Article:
Planning on heating your driveway? Here’s a look at the options.
New Concrete – YES
For new concrete surfaces, the heating cables are fixed to a wire mesh prior to being embedded in the poured cement. To protect the cables from shifting concrete, jumpers are used where the cables cross crack control joints.
New Asphalt – YES
Heating asphalt driveways and surfaces requires the cable be laid out with stakes and buried in sand. The asphalt is then poured over this sand bed.
Existing Asphalt or Concrete – YES
Installing radiant snow melting products in an existing driveway is accomplished by inserting the cable into saw cuts, which are then covered with backer rod and sealed.
Stone and Brick Pavers – YES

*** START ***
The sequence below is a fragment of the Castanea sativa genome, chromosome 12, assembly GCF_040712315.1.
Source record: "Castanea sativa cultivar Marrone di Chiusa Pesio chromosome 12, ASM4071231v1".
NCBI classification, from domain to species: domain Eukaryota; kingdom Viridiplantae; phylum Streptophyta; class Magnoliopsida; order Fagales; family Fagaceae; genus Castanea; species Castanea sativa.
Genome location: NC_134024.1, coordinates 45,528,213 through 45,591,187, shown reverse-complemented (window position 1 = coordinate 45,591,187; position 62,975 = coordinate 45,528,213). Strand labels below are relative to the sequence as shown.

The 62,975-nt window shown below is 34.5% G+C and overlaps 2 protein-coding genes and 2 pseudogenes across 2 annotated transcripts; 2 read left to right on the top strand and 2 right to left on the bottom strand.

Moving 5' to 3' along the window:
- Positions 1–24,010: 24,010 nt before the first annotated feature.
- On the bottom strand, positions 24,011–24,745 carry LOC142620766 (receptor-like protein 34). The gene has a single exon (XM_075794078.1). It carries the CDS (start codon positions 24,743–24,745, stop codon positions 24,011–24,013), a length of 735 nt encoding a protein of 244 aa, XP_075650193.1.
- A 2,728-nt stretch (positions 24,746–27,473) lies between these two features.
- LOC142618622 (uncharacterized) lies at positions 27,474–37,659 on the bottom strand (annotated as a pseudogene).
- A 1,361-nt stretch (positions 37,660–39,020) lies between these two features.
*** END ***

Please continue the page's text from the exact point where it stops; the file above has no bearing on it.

Pavers can be a challenge to plow. Luckily they are perfectly suited for radiant heat. The heating cables are either placed in a sand bed or embedded in concrete. This allows the system to conduct heat and protects the cables, the paving stones are then installed over the sand bed or concrete.
Gravel and Dirt – NO
Heating gravel or dirt driveways or walks is substantially less effective as the heating element is not embedded in any material to conduct the heat. Sand beds, concrete, and asphalt all assist the cables in distributing heat for an effective melt.
Additionally, with no solid material between the cables and the surface, the heating element would be subject to wear as the gravel shifts and is displaced from weather and use. This could cause damage to the cable, or if the cable moves or shifts, result in a less effective melt.